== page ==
Nickel-base superalloys are heat resisting materials typically used at service temperatures above 500°C. Typically, Ni-base superalloys possess exceptional properties: i.e. high temperature strength, and resistance to corrosive and oxidizing degradation, hence their application in harsh and critical environments (land-base power plants, jet engines and chemical processing plants). Reliability and safety demands for such applications demand the Ni-base superalloy components to be constantly monitored and their remaining life continuously evaluated. This calls for a full understanding of the fatigue crack propagation (FCP) behavior. As a result, the FCP behavior of Ni-base single crystal superalloys has been widely studied under various temperature and frequency regimes. Such studies have shown that high temperature and low-frequency lead to Mode I cracking, while low temperature and high-frequency result in crystallographic cracking. In other words, it has been established that the fatigue crack propagation of Ni-base single crystal superalloy strongly depends on the crystallographic orientation and usually shows transition behavior from Mode I cracking to crystallographic cracking at low temperature. Unfortunately, the transition process is not well understood in details.
Generally, comprehending this problem is vital for the life assessment of superalloys components, in which crystallographic cracking often causes a catastrophic failure associated with a rapid crack propagation. In this view, researchers from the Department of Mechanical Engineering at Tokyo Institute of Technology in Japan: Xiaosheng Chen (PhD candidate) and Professor Motoki Sakaguchi conducted in depth experimental investigations and crystal plasticity analysis, with the main purpose being to clarify the transition process. Their work is currently published in International Journal of Fatigue.
In their approach, fatigue crack propagation test at 450 °C and crystal plasticity analysis were conducted for a Ni-base single crystal superalloy. In addition, crystal plasticity finite element analysis for Mode I cracking, transition, and the crystallographic cracking were all conducted to investigate the slip activity of an octahedral slip system in front of the crack tip by carefully considering the actual 3D geometry of the crack tip.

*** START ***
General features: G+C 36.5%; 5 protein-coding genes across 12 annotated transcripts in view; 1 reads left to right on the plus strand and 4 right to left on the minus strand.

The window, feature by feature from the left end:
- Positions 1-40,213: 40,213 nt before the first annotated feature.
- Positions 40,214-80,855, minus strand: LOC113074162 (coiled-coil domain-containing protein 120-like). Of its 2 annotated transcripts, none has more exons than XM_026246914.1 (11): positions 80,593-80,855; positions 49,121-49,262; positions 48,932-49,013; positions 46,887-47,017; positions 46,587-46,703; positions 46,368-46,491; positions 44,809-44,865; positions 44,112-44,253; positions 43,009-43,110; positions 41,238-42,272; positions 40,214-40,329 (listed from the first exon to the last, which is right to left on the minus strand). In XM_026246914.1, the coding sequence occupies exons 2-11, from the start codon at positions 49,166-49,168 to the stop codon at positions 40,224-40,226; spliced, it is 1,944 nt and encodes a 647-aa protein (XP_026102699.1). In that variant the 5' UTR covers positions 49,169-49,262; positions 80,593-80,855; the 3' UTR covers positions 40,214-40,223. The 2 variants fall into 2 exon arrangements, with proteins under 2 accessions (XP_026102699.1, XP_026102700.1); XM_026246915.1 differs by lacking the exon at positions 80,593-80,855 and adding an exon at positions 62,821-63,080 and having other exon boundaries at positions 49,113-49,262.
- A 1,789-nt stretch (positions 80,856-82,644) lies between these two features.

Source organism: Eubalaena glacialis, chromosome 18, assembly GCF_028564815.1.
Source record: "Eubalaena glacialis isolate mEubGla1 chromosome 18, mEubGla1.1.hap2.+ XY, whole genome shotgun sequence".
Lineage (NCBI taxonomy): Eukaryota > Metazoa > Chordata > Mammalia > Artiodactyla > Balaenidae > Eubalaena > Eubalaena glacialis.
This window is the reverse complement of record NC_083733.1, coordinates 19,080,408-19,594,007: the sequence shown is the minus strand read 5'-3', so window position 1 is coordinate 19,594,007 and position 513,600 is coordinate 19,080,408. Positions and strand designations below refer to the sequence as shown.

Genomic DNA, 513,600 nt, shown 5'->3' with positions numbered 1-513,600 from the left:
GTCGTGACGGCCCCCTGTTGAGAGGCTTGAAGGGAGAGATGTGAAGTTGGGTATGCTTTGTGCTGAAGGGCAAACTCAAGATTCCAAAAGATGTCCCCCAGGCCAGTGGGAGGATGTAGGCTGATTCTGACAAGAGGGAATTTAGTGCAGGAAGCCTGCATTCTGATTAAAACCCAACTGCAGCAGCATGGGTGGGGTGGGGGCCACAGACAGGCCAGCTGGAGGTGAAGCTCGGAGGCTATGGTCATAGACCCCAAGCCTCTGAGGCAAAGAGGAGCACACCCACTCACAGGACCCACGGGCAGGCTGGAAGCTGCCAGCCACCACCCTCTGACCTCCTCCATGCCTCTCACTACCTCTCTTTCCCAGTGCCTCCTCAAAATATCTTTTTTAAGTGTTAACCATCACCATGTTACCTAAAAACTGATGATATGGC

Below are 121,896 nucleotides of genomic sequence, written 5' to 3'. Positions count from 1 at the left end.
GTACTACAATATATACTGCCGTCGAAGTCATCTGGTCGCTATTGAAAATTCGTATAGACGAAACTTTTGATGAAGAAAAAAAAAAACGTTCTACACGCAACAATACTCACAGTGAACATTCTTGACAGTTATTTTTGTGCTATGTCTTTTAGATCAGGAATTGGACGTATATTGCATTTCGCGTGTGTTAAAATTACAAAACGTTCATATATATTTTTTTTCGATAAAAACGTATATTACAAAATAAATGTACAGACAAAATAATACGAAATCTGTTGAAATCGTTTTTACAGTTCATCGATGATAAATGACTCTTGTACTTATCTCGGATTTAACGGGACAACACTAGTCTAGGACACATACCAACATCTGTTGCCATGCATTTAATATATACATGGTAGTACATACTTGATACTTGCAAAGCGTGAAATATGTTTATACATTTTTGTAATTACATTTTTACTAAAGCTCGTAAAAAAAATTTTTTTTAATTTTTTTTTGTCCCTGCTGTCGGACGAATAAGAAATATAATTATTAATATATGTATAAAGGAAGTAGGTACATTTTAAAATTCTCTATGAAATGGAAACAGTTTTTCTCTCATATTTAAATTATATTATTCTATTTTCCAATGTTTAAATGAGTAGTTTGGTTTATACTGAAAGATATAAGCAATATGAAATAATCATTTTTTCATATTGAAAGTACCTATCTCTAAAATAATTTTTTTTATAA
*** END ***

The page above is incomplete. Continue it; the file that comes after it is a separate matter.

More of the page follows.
The authors reported that for the Mode I cracking, the transition, and the crystallographic cracking were dependent on the level of stress intensity factor range, and were only affected by the crystallographic orientations in a compact specimen. Further, by taking account of the fatigue damage on the individual slip plane, the team reported that a damage parameter could provide reasonable explanations for the fatigue crack propagation rates during Mode I cracking and crystallographic cracking regardless of crystallographic orientation.
In summary, the study reported on fatigue crack propagation tests at 450 °C and crystal plasticity analysis conducted for Ni-base single crystal superalloy at low temperature. The aim was to clarify fatigue crack propagation behavior, especially the transition from Mode I to crystallographic cracking. In a statement to Advances in Engineering, Professor Motoki Sakaguchi pointed out that their work rationalized crack propagation rates during mode I and crystallographic. Also, he mentioned that the critical condition for transition was quantified by a damage parameter.
Xiaosheng Chen, Motoki Sakaguchi. Transition behavior from Mode I cracking to crystallographic cracking in a Ni-base single crystal superalloy. International Journal of Fatigue, volume 132 (2020) 105400.